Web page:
When do the rules of the GDPR come into play? That’s simple: from the moment personal data are processed. In this blog we will explain what is meant by ‘personal data’ and ‘processing’. After that, we will discuss the two main actors involved in this data processing, namely the ‘data controller’ and the ‘processor’.
Personal data is the essence of what exactly the GDPR protects. A personal data is any information of a living, individual person who is identified or identifiable. Information from legal entities, such as the name, contact details or legal form of a company, is not personal data and is therefore not protected by the GDPR, except where it would refer to an individual person.
An example: firstname.lastname@example.org is personal data, email@example.com is not.
Personal data can be interpreted very broadly. The basic principle is that the data can be used to establish a link to a certain person. This can be a direct link where you immediately know from the single piece of information to whom it relates. Then the individual person is ‘identified‘. But an indirect link is also sufficient, whereby a piece of information, in combination with other data, can lead to a certain person. In that case the individual person is ‘identifiable‘.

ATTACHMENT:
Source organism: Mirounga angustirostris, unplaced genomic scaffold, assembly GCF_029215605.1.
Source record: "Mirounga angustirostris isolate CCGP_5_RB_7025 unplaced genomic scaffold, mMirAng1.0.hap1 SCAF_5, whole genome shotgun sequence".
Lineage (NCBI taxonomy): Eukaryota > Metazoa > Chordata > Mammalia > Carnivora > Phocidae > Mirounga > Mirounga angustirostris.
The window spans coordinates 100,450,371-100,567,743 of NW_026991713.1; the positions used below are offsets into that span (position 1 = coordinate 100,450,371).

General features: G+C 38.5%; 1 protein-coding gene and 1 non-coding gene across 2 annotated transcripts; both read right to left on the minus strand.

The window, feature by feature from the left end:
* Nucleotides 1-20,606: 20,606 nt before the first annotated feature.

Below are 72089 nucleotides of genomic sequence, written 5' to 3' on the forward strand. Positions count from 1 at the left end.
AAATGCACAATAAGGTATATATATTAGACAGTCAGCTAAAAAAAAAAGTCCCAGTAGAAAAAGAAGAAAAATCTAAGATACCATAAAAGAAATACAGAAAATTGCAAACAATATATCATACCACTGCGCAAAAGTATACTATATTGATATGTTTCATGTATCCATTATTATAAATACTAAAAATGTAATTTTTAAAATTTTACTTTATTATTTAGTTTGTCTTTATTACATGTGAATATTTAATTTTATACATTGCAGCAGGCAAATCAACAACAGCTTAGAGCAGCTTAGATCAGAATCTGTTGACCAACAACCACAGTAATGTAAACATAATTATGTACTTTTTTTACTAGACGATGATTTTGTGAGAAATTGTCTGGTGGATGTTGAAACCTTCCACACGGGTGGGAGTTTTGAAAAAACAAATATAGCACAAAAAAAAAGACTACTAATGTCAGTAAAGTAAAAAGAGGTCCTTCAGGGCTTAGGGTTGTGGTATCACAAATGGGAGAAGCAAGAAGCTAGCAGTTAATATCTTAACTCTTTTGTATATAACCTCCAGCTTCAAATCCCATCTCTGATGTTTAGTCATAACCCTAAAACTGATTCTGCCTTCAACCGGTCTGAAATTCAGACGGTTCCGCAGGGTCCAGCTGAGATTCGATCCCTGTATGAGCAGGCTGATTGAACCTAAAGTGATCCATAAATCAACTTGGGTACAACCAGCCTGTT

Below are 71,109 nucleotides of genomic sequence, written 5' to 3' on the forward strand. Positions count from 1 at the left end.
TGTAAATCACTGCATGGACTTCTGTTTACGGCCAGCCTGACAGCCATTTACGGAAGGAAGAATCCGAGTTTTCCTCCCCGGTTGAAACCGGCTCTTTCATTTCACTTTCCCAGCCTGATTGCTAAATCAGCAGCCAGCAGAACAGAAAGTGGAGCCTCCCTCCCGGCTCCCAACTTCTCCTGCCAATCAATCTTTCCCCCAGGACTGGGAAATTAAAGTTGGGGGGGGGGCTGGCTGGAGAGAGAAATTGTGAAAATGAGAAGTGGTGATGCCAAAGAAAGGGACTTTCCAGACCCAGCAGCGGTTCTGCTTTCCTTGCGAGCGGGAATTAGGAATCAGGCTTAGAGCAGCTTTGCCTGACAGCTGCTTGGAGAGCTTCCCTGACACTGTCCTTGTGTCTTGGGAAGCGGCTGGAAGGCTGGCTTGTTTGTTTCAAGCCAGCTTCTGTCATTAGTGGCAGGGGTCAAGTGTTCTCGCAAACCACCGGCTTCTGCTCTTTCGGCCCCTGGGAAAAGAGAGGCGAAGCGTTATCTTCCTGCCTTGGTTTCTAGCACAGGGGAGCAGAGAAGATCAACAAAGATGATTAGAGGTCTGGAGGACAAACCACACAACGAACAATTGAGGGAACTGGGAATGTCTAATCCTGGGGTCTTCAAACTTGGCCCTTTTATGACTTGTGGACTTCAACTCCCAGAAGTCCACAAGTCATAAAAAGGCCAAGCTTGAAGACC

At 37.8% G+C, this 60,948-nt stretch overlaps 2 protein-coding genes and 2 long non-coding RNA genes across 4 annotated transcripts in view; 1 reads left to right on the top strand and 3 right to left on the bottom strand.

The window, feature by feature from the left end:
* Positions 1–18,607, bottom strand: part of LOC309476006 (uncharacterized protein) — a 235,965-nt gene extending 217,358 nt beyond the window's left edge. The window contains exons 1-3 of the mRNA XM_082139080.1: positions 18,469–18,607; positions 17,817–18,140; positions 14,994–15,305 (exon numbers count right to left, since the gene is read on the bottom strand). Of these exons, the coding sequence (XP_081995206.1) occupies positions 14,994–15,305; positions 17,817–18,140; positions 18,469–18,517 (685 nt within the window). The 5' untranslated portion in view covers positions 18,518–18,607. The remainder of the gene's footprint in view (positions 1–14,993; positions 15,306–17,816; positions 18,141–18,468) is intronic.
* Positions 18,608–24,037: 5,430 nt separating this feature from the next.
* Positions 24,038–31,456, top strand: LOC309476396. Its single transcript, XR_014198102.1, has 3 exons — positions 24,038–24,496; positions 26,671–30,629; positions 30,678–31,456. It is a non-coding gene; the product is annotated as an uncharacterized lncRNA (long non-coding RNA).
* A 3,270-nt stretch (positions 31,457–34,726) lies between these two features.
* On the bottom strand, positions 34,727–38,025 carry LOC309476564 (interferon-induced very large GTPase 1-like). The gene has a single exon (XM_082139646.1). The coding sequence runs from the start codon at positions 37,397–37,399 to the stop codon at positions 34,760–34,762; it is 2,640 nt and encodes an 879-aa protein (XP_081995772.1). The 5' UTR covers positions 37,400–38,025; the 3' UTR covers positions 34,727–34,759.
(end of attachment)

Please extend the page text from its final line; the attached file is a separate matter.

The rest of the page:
Purely anonymous data are therefore not personal data. You have to be careful here, because obtaining purely anonymous data requires a difficult and highly technical process. Data that at first sight appears abstract is again personal data as soon as there is even a chance of re-identifying an individual person (‘singling out’).
Examples of personal data: names of customers or employees, a personal telephone number or e-mail address, bank and payment data, health data, location data, IP address, etc.
The GDPR distinguishes between ordinary personal data and special (sensitive) personal data. Sensitive data is data from which, among other things, a person’s race, political opinions, sexual orientation or state of health can be inferred. The GDPR also introduces a new category of special personal data, namely the processing of genetic data, biometric data for the purpose of uniquely identifying a person. The processing of such special data is subject to stricter rules and leads to additional obligations for the data controller. More information on sensitive data will follow in future blogs!
Any processing of personal data is called processing. This can also be interpreted very broadly. It includes the collection, updating, storage, consultation, use, transmission, distribution, structuring, combination and the deletion or destruction of personal data. This list is certainly not exhaustive, there are other possibilities in which data processing can be performed.
To fall within the scope of the GDPR, the processing must be automated or recorded in a file or intended to be recorded in a file. In other words, oral processing is not covered. What matters is what is actually registered somewhere. However, this registration can be electronic as well as tangible on paper. So be careful with printing and filing: this forms a treasure trove of personal data that is difficult to oversee!